Catholic schools’ efforts to welcome students back to classrooms exemplify the challenges many D.C.-area districts have faced: balancing reopening schools with teacher and student safety.
The schools in the Diocese of Arlington, which include 37 parish schools, four high schools, three preschools and five independent Catholic schools in 12 different jurisdictions, have had some in-person learning since the start of the 2020 school year.
“In those 37 parish schools, two-thirds of them are back full-time,” said Dr. Joseph Vorbach, superintendent of schools for the Catholic Diocese of Arlington.
All of the diocese’s high schools have been using hybrid learning since the start of the school year, and the hybrid models might vary among the elementary schools, with some schools putting younger children in classrooms more than older children, and one parish school using a morning-afternoon model for its students.
Vorbach, commenting on the most recently-available data from January, said that there has been “basically no community spread” in the schools, and he said the mitigation strategies in place have been strong.
But he concedes that diocese schools don’t have the challenge of school buses that public schools face, which presents a separate platform requiring social distancing.
“There have been, out of 16,800 students, only 174 instances of a student having tested positive for COVID,” Vorbach said.
Some students have had to quarantine to deter further spread of COVID-19. Vorbach said in some cases, it was a few students, a classroom, a full grade, and in a few cases, some entire schools temporarily shifted to a period of remote learning from in-person learning.
Vorbach said principals, teachers and staff have been vigilant during the pandemic and have been quick to adapt to changing circumstances.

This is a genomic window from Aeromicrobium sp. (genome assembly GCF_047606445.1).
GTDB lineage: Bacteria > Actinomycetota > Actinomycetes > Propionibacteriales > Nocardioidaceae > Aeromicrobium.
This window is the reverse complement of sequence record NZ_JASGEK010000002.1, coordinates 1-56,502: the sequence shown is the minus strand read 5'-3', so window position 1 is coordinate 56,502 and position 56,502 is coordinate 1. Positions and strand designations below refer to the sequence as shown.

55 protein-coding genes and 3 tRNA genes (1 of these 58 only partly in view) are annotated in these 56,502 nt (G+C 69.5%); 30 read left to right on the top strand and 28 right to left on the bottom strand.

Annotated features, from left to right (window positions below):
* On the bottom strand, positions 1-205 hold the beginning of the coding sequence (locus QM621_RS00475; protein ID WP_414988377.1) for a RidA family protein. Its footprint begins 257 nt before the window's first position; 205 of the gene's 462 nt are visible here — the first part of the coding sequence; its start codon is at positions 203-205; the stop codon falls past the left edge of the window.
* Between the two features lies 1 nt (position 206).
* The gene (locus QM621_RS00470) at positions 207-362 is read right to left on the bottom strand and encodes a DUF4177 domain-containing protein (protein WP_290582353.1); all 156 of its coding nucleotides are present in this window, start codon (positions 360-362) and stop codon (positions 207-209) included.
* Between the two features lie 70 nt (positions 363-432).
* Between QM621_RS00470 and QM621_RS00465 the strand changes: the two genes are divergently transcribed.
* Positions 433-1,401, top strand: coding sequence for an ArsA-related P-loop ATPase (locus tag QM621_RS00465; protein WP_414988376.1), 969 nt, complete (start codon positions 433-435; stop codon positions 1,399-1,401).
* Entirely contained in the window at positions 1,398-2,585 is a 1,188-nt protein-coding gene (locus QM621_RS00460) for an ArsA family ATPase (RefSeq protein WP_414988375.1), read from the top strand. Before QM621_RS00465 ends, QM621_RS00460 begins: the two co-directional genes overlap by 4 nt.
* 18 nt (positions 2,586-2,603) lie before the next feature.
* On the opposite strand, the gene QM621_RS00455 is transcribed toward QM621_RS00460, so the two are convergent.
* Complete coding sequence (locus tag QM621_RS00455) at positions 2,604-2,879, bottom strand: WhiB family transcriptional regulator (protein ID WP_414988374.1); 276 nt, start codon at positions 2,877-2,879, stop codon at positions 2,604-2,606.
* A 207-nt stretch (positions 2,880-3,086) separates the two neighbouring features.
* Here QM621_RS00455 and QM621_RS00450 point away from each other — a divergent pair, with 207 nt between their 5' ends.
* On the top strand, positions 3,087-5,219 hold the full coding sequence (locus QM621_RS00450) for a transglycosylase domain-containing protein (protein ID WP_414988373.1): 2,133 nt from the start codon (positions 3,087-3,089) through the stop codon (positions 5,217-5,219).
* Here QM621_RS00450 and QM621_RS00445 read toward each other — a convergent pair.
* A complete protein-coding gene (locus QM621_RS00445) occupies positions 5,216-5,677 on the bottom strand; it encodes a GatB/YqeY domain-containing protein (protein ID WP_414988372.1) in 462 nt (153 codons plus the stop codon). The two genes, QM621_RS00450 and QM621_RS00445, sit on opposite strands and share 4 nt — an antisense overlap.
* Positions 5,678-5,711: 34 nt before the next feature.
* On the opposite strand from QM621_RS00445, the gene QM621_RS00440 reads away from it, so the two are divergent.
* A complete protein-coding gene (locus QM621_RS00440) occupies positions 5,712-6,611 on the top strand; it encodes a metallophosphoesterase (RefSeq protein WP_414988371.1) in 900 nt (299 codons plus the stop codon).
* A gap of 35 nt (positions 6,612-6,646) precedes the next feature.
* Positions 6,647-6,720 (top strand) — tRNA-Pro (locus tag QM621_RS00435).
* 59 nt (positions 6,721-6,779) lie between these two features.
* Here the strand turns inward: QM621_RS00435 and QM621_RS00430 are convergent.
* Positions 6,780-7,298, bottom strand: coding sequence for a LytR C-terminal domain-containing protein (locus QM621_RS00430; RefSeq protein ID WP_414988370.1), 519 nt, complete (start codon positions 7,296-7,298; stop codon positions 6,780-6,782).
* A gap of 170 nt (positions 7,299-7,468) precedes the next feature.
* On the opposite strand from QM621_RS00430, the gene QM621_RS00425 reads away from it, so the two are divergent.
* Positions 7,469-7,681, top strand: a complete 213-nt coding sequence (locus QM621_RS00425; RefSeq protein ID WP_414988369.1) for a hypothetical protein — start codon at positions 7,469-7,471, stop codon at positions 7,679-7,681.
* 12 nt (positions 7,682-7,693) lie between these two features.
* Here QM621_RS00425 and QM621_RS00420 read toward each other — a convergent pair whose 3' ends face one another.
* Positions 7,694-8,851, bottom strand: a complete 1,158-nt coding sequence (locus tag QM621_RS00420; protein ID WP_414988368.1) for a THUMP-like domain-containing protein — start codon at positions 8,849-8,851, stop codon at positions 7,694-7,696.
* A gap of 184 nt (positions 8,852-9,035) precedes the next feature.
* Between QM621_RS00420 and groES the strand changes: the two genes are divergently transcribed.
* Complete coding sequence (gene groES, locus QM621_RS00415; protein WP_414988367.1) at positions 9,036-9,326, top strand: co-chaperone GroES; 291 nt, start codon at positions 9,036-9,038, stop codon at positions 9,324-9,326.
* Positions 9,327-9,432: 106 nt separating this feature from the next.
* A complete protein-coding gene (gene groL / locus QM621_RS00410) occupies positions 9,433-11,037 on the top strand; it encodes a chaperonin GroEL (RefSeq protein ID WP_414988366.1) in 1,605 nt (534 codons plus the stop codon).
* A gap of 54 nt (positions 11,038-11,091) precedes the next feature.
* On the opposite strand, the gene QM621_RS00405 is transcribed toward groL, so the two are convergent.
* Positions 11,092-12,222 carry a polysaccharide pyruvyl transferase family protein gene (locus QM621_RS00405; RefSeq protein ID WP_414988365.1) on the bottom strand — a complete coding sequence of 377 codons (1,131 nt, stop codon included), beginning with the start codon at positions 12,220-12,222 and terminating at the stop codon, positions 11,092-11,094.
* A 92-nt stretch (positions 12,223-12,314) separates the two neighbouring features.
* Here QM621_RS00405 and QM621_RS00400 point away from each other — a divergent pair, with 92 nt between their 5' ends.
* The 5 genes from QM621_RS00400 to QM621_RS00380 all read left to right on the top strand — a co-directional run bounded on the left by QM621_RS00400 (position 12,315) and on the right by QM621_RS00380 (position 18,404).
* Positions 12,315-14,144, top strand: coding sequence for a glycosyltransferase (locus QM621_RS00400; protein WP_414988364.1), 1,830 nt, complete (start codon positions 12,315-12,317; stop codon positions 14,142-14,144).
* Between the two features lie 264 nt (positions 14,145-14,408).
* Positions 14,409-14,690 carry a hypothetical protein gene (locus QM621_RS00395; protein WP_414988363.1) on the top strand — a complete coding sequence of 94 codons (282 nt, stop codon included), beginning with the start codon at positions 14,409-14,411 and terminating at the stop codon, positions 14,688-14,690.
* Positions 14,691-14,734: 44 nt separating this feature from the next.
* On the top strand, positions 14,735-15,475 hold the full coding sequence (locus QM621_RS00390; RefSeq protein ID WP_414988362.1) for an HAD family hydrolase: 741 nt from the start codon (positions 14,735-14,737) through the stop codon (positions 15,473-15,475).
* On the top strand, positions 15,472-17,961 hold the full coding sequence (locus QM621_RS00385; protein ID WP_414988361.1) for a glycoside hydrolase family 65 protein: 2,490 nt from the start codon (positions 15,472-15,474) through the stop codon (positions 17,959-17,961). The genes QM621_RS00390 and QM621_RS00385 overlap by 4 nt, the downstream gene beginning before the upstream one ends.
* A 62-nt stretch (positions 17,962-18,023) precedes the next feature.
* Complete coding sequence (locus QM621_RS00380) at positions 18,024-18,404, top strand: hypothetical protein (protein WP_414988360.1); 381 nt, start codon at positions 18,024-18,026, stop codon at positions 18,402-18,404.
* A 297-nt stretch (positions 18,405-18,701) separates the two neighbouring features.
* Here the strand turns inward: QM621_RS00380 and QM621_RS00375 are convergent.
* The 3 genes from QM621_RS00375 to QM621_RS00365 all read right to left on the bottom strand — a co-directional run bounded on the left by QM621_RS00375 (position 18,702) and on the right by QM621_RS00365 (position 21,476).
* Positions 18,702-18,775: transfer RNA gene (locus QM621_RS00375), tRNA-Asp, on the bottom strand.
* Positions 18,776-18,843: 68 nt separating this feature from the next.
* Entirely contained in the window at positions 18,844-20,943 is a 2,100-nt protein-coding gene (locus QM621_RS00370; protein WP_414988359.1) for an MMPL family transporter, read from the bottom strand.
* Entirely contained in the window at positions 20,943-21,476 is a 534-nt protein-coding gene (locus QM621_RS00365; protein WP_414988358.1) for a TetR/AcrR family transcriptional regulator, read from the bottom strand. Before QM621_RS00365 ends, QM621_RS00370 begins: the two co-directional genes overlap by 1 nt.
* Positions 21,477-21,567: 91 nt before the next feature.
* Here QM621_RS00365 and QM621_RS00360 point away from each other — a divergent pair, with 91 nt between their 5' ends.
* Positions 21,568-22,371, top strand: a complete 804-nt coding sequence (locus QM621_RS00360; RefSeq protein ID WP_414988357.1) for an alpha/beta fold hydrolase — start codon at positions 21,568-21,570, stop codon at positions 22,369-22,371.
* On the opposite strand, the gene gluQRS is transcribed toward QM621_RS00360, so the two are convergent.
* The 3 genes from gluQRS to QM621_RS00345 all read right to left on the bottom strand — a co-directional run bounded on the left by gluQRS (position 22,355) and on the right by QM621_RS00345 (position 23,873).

“(We’ve had) teachers making significant adjustments, being ready to shift at a moment’s notice between in-person learning and e-learning,” Vorbach said.
Like some public schools in the area, such as in D.C., Vorbach said that each school leader developed a reopening plan suitable for the community, taking into account geography, facilities and population density. Diocese schools communicated with local public health officials and implemented customary mitigation strategies in school buildings.
One thing school leaders did was look for ways to use all available building space to spread out classrooms.
“How could you repurpose parts of the building that may not otherwise have been used for instruction? Could you set that up for instruction to facilitate more spacing and to keep more kids in the building? … We’ve seen gymnasiums and cafeterias and other common spaces repurposed that way,” Vorbach said. Also important to having students back in classroom, according to Vorbach, has been principals who share information with each other.
“The largest number of our schools are in Fairfax County, so there’s been a lot of cross-talking among our school principals and working closely with public health officials,” he said.
Throughout the country, enrollment in public schools has dropped, as parents seek out private schools, home schooling and other ways to deliver education during the coronavirus pandemic.
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